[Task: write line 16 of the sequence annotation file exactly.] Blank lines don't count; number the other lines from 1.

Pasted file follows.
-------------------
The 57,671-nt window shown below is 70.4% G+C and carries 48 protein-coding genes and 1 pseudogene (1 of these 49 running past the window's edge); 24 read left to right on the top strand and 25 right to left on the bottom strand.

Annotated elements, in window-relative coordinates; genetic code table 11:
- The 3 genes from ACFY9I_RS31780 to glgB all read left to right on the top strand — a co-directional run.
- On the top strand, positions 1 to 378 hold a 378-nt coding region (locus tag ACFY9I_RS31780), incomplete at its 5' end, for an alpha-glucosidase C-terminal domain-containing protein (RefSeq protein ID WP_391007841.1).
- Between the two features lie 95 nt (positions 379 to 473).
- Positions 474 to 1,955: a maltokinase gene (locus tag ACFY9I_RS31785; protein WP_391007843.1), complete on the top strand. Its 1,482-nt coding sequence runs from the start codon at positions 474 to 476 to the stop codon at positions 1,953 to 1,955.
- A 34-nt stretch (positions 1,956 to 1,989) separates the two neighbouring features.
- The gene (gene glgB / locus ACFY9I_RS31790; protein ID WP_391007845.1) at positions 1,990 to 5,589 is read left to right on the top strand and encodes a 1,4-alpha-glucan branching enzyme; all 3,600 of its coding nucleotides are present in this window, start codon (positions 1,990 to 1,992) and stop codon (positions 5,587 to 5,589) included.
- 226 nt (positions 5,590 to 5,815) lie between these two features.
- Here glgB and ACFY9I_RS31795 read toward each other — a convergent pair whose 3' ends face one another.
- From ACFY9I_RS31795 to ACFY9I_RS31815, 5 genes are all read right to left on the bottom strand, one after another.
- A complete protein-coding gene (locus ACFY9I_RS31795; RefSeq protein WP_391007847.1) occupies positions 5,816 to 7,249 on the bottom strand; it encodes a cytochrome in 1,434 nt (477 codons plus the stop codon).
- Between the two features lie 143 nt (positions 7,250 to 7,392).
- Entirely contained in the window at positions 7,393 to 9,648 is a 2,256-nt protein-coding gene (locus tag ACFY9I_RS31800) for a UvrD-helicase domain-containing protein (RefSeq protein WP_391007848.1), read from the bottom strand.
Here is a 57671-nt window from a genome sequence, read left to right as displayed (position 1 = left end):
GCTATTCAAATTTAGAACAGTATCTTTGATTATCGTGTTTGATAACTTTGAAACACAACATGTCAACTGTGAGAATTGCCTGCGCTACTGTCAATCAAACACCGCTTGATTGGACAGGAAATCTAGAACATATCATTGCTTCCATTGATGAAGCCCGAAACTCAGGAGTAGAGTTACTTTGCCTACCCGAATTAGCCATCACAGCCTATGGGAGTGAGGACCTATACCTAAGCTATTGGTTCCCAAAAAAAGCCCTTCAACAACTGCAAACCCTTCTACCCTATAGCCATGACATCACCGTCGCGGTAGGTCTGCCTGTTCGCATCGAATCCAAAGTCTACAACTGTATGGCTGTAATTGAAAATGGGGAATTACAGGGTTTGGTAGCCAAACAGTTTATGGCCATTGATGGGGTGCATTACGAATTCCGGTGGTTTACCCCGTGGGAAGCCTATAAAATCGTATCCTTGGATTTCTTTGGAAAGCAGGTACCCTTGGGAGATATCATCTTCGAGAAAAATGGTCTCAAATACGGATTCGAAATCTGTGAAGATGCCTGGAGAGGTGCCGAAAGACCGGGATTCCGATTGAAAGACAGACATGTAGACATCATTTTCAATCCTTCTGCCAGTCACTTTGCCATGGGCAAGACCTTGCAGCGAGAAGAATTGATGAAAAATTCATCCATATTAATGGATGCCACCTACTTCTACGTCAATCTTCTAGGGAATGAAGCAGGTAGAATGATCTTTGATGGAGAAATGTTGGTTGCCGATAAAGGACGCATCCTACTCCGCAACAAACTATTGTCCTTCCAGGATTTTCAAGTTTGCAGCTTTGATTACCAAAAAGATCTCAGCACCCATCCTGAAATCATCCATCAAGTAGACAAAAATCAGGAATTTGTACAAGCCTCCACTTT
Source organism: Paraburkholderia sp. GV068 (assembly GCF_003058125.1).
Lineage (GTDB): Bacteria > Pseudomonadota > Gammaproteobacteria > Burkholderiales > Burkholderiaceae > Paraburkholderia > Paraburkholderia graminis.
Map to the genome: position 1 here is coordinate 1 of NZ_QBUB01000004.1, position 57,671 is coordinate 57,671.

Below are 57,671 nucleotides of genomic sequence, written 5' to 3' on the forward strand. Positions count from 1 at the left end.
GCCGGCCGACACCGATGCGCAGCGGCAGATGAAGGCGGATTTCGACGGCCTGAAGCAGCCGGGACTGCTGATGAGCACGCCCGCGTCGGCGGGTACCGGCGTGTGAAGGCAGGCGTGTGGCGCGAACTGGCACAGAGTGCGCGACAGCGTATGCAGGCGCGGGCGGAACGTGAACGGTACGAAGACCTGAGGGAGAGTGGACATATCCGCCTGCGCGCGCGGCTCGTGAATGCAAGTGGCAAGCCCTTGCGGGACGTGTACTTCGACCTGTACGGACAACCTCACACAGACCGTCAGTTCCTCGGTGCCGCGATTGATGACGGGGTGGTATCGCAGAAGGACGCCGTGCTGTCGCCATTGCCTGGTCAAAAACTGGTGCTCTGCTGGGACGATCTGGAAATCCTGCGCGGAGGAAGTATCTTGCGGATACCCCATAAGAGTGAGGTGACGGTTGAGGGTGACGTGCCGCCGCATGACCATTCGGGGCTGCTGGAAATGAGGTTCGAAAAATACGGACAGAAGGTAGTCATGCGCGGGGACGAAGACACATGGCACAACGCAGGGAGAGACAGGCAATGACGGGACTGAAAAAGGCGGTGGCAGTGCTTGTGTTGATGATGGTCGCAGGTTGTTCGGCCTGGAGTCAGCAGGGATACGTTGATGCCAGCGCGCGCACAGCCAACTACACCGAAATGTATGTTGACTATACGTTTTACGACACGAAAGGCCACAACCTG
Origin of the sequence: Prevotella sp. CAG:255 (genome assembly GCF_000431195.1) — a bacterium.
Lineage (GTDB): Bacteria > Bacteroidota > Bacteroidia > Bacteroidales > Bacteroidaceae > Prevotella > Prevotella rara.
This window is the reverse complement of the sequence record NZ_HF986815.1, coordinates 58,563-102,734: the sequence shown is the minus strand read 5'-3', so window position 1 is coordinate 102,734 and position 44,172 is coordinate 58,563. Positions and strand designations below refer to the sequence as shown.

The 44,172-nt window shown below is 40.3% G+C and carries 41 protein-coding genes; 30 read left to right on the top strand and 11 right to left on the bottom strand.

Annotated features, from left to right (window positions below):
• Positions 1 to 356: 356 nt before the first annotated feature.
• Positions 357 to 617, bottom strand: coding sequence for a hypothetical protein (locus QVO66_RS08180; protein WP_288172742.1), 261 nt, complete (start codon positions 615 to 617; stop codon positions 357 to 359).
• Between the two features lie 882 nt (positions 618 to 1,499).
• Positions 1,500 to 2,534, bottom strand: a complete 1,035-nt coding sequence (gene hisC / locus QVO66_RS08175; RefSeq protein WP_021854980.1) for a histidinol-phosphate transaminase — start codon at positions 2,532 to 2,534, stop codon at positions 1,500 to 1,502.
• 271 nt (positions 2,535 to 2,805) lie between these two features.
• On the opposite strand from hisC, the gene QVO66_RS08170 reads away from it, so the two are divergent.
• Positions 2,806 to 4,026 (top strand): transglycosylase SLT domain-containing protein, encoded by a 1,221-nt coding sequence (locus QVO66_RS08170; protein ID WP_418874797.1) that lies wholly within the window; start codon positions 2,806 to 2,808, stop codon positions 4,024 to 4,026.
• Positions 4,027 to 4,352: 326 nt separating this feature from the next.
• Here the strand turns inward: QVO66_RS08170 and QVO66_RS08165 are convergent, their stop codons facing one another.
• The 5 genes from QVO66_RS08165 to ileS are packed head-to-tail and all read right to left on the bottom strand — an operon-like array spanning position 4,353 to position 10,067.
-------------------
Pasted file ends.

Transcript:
GCTATTCAAATTTAGAACAGTATCTTTGATTATCGTGTTTGATAACTTTGAAACACAACATGTCAACTGTGAGAATTGCCTGCGCTACTGTCAATCAAACACCGCTTGATTGGACAGGAAATCTAGAACATATCATTGCTTCCATTGATGAAGCCCGAAACTCAGGAGTAGAGTTACTTTGCCTACCCGAATTAGCCATCACAGCCTATGGGAGTGAGGACCTATACCTAAGCTATTGGTTCCCAAAAAAAGCCCTTCAACAACTGCAAACCCTTCTACCCTATAGCCATGACATCACCGTCGCGGTAGGTCTGCCTGTTCGCATCGAATCCAAAGTCTACAACTGTATGGCTGTAATTGAAAATGGGGAATTACAGGGTTTGGTAGCCAAACAGTTTATGGCCATTGATGGGGTGCATTACGAATTCCGGTGGTTTACCCCGTGGGAAGCCTATAAAATCGTATCCTTGGATTTCTTTGGAAAGCAGGTACCCTTGGGAGATATCATCTTCGAGAAAAATGGTCTCAAATACGGATTCGAAATCTGTGAAGATGCCTGGAGAGGTGCCGAAAGACCGGGATTCCGATTGAAAGACAGACATGTAGACATCATTTTCAATCCTTCTGCCAGTCACTTTGCCATGGGCAAGACCTTGCAGCGAGAAGAATTGATGAAAAATTCATCCATATTAATGGATGCCACCTACTTCTACGTCAATCTTCTAGGGAATGAAGCAGGTAGAATGATCTTTGATGGAGAAATGTTGGTTGCCGATAAAGGACGCATCCTACTCCGCAACAAACTATTGTCCTTCCAGGATTTTCAAGTTTGCAGCTTTGATTACCAAAAAGATCTCAGCACCCATCCTGAAATCATCCATCAAGTAGACAAAAATCAGGAATTTGTACAAGCCTCCACTTT